• H01RELECTRICALLY-CONDUCTIVE CONNECTIONS; STRUCTURAL ASSOCIATIONS OF A PLURALITY OF MUTUALLY-INSULATED ELECTRICAL CONNECTING ELEMENTS; COUPLING DEVICES; CURRENT COLLECTORS
    • H01R4/00Electrically-conductive connections between two or more conductive members in direct contact, i.e. touching one another; Means for effecting or maintaining such contact; Electrically-conductive connections having two or more spaced connecting locations for conductors and using contact members penetrating insulation
    • H01R4/24Connections using contact members penetrating or cutting insulation or cable strands
    • H01R4/2404Connections using contact members penetrating or cutting insulation or cable strands the contact members having teeth, prongs, pins or needles penetrating the insulation
    • YGENERAL TAGGING OF NEW TECHNOLOGICAL DEVELOPMENTS; GENERAL TAGGING OF CROSS-SECTIONAL TECHNOLOGIES SPANNING OVER SEVERAL SECTIONS OF THE IPC; TECHNICAL SUBJECTS COVERED BY FORMER USPC CROSS-REFERENCE ART COLLECTIONS [XRACs] AND DIGESTS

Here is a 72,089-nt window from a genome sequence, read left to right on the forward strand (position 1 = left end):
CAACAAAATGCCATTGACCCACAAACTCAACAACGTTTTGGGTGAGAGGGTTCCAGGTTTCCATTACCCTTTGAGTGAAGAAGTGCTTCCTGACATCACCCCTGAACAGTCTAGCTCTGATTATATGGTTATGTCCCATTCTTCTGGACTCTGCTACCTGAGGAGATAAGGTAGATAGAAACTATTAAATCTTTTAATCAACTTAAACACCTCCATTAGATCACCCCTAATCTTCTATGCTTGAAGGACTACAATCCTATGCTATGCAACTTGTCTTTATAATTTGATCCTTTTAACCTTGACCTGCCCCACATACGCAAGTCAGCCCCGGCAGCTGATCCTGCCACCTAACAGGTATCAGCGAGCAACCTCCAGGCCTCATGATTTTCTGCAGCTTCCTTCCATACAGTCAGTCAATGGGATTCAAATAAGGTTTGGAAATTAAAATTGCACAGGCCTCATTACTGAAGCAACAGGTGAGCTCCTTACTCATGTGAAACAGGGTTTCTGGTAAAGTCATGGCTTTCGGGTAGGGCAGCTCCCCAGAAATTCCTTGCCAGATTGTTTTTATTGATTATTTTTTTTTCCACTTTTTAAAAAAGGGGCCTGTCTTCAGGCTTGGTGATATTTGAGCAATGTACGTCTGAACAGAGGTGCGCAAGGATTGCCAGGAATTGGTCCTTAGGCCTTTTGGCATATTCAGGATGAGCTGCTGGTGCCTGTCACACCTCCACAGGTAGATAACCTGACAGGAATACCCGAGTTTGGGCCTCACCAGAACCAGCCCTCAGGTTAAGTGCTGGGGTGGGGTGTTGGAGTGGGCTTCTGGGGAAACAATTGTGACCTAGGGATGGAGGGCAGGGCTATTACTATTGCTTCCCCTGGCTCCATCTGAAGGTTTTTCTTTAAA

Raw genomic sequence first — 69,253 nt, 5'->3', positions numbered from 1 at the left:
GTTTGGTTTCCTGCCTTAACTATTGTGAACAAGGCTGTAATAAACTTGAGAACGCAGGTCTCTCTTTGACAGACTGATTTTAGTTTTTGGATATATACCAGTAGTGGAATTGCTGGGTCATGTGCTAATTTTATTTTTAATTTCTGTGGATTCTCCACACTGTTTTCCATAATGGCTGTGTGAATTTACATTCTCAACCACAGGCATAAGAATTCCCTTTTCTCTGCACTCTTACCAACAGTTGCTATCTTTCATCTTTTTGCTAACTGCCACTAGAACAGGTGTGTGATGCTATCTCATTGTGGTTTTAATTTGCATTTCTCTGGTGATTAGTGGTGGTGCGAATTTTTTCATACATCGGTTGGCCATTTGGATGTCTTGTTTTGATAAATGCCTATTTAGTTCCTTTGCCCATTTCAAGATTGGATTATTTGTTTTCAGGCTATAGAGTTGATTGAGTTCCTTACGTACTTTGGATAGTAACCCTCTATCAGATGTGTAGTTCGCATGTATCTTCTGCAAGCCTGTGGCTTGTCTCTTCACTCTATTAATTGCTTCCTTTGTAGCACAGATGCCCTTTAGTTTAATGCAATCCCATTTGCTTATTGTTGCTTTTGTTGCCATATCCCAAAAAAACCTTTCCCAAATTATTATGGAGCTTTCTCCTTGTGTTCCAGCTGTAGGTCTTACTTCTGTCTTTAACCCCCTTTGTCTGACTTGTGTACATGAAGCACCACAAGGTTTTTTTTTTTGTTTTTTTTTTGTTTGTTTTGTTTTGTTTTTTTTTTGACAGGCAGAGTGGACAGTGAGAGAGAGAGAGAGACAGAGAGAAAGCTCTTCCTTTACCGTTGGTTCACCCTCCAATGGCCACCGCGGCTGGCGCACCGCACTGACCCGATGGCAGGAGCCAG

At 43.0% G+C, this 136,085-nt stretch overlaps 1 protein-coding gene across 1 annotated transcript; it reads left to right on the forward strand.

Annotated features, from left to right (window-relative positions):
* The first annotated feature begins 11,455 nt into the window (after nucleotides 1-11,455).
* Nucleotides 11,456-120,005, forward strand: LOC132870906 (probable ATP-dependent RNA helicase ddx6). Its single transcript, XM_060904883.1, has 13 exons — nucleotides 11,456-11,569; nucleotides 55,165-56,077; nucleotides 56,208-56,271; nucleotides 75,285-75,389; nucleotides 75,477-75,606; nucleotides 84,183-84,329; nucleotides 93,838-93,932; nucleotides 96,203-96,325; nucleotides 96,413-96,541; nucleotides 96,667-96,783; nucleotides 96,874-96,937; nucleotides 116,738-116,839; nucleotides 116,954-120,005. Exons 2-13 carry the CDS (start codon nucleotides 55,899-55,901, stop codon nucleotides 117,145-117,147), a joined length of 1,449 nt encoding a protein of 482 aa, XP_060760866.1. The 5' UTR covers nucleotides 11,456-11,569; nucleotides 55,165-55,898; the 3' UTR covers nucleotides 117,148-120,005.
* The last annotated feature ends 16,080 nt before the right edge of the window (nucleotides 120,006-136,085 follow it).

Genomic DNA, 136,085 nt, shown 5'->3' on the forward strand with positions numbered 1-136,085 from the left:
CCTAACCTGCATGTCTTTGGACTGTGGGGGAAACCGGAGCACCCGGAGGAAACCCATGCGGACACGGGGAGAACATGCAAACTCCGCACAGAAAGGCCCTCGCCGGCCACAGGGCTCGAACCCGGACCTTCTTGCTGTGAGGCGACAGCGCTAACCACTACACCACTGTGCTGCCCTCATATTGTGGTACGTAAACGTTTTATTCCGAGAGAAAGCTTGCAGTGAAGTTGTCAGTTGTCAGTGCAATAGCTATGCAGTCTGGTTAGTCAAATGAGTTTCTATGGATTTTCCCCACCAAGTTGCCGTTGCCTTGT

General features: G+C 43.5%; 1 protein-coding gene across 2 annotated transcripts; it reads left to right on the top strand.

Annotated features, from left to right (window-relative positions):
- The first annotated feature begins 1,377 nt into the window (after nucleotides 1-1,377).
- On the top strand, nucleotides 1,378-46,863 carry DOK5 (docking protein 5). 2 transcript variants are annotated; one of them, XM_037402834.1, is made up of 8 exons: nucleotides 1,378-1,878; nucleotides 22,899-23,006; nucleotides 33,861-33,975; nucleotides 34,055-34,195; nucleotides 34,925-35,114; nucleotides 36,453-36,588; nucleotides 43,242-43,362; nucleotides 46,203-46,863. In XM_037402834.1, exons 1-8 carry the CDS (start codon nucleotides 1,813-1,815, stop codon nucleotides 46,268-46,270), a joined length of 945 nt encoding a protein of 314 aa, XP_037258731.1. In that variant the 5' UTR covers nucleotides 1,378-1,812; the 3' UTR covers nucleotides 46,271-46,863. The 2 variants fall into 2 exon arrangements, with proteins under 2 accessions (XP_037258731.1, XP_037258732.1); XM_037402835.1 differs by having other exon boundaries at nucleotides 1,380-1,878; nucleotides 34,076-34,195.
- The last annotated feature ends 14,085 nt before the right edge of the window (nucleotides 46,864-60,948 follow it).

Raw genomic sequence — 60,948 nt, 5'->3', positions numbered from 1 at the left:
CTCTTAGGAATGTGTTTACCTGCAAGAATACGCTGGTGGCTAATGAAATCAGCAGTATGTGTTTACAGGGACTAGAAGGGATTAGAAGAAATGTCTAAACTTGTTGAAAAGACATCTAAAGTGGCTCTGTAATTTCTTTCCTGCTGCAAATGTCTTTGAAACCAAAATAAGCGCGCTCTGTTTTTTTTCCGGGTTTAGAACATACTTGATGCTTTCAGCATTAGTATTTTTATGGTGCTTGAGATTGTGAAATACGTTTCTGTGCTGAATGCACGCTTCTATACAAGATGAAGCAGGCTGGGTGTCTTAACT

• Y10TECHNICAL SUBJECTS COVERED BY FORMER USPC
    • Y10STECHNICAL SUBJECTS COVERED BY FORMER USPC CROSS-REFERENCE ART COLLECTIONS [XRACs] AND DIGESTS
    • Y10S439/00Electrical connectors
    • Y10S439/932Heat shrink material

Abstract

A two-piece electrical connection assembly comprising a first connector comprising a first insulating housing carrying plural first contacts in close proximity in a row, and a second mating connector for making connection between wires of a multiple conductor cable and said first contacts of said first connector, said second connector comprising a second insulating housing providing means for supporting second contacts aligned with said first contacts for mating with them and providing a spacing member, elongated second contacts having contact portions in position for mating with first contacts, connecting end portions connected to said wires, and spaced portions between said contact portions and said end portions and spaced from adjacent spaced portions by said spacing member, and heat shrunk plastic tubes surrounding the ends of said wires and said connecting end portions up to locations on said second contacts sufficiently close to said spacing member for the contacts to be spaced from each other, said tubes including melted solder sleeves therein electrically connecting said connecting end portions to said nonaligned wires.